|City of Hamilton
Smoke-Free Vehicles – It’s the Law!
HAMILTON, ON – JANUARY 20, 2009 – Hamilton Public Health Services is urging drivers and passengers to keep their vehicle smoke-free when starting out on the road this winter. On January 21 a new Ontario law comes into effect that prohibits citizens from smoking in a motor vehicle if a child under the age of 16 is in the vehicle. The law will apply to both moving and stationary vehicles. Violations carry a fine up to $250 for offenders and will be enforced by police.
“This new law will protect children and youth, who are more vulnerable to the effects of second-hand smoke. Exposure to tobacco smoke puts youth at a greater risk of developing bronchitis, colds, ear infections and asthma,” says Dr. Elizabeth Richardson, Medical Officer of Health for the City of Hamilton. “Second-hand smoke particle concentrations in a vehicle can be up to 27 times greater than in a smoker’s home. We are asking parents, caregivers or any adults traveling with children to protect them by keeping vehicles smoke-free.”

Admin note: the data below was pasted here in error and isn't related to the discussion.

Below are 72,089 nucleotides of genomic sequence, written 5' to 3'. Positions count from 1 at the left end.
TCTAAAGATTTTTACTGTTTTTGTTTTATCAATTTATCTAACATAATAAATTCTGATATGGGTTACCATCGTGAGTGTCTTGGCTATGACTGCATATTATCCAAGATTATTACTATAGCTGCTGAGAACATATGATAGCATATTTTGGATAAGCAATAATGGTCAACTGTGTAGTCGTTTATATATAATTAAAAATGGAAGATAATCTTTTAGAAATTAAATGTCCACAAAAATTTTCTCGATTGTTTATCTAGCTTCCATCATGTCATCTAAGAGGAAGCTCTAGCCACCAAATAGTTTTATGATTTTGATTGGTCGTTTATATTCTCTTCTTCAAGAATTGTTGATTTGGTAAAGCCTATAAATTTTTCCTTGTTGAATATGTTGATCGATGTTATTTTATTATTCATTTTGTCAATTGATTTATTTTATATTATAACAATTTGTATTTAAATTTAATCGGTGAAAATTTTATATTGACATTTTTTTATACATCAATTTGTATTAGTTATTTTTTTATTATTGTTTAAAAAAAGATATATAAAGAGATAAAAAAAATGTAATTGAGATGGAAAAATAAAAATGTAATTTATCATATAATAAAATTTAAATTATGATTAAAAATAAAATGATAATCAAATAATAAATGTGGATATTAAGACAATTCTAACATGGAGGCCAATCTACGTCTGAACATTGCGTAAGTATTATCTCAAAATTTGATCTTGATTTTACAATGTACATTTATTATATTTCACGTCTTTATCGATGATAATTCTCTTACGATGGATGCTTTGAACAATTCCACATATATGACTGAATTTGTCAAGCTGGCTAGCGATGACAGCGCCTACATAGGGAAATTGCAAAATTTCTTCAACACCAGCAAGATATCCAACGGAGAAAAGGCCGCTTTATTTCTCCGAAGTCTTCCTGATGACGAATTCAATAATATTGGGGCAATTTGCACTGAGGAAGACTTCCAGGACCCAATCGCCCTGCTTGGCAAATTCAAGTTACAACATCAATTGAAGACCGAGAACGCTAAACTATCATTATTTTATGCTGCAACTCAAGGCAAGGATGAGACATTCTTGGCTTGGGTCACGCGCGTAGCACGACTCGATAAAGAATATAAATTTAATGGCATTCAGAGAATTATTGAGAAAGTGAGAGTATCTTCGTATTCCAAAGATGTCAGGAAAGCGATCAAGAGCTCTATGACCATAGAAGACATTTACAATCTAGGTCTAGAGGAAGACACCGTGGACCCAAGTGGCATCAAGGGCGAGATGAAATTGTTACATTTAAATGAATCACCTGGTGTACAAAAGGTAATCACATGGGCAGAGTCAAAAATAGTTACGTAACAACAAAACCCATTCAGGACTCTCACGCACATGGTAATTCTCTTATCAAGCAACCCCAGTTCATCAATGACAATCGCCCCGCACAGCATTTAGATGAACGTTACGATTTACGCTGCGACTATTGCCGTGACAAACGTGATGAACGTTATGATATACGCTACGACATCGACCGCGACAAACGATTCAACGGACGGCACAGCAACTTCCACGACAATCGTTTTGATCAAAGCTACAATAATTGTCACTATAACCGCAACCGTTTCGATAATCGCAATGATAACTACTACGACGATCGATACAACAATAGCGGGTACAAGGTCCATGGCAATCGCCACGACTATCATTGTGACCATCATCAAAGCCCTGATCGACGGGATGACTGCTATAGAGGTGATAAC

The only way to protect children from the negative health effects of second-hand smoke is to make vehicles smoke-free - opening a window or smoking in the vehicle only when children are not present does not eliminate the risk. Suggestions to make a smoke-free ride easier include:
- Locking cigarettes in the trunk while driving
- Scheduling frequent stops on long trips. Time cigarette breaks with stops for meals and gas.
- Keeping an umbrella in the car for cigarette breaks in rainy weather.
- Replacing smoking with alternatives such as drinking water, chewing gum and singing to the radio.
For more information about protecting children and others from second-hand smoke, contact the Public Health Tobacco Hotline at (905) 540-5566 or visit www.smokefreeride.ca.
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For further information, please contact:
Dr. Jessica Hopkins
Public Health Resident
905-546-2424 ext. 7158